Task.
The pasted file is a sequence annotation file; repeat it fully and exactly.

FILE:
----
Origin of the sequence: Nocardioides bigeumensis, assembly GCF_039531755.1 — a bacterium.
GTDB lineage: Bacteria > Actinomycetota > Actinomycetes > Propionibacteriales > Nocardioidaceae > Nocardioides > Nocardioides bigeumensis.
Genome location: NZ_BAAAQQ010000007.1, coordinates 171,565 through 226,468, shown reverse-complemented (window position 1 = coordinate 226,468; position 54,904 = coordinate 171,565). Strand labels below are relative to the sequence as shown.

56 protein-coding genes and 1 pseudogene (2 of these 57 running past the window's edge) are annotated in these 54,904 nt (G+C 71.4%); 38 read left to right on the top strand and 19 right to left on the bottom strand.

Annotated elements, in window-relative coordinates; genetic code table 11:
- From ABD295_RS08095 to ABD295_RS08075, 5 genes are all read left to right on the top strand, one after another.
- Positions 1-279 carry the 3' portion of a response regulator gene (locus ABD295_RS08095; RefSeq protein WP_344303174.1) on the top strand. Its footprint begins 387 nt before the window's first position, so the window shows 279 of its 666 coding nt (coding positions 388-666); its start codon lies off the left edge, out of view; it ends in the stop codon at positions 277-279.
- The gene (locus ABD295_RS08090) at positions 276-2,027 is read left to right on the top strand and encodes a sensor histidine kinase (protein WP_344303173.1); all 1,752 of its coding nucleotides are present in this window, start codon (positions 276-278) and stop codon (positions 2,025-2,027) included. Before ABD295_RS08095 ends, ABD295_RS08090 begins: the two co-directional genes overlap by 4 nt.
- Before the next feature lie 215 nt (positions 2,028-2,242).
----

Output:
Origin of the sequence: Nocardioides bigeumensis, assembly GCF_039531755.1 — a bacterium.
GTDB lineage: Bacteria > Actinomycetota > Actinomycetes > Propionibacteriales > Nocardioidaceae > Nocardioides > Nocardioides bigeumensis.
Genome location: NZ_BAAAQQ010000007.1, coordinates 171,565 through 226,468, shown reverse-complemented (window position 1 = coordinate 226,468; position 54,904 = coordinate 171,565). Strand labels below are relative to the sequence as shown.

56 protein-coding genes and 1 pseudogene (2 of these 57 running past the window's edge) are annotated in these 54,904 nt (G+C 71.4%); 38 read left to right on the top strand and 19 right to left on the bottom strand.

Annotated elements, in window-relative coordinates; genetic code table 11:
- From ABD295_RS08095 to ABD295_RS08075, 5 genes are all read left to right on the top strand, one after another.
- Positions 1-279 carry the 3' portion of a response regulator gene (locus ABD295_RS08095; RefSeq protein WP_344303174.1) on the top strand. Its footprint begins 387 nt before the window's first position, so the window shows 279 of its 666 coding nt (coding positions 388-666); its start codon lies off the left edge, out of view; it ends in the stop codon at positions 277-279.
- The gene (locus ABD295_RS08090) at positions 276-2,027 is read left to right on the top strand and encodes a sensor histidine kinase (protein WP_344303173.1); all 1,752 of its coding nucleotides are present in this window, start codon (positions 276-278) and stop codon (positions 2,025-2,027) included. Before ABD295_RS08095 ends, ABD295_RS08090 begins: the two co-directional genes overlap by 4 nt.
- Before the next feature lie 215 nt (positions 2,028-2,242).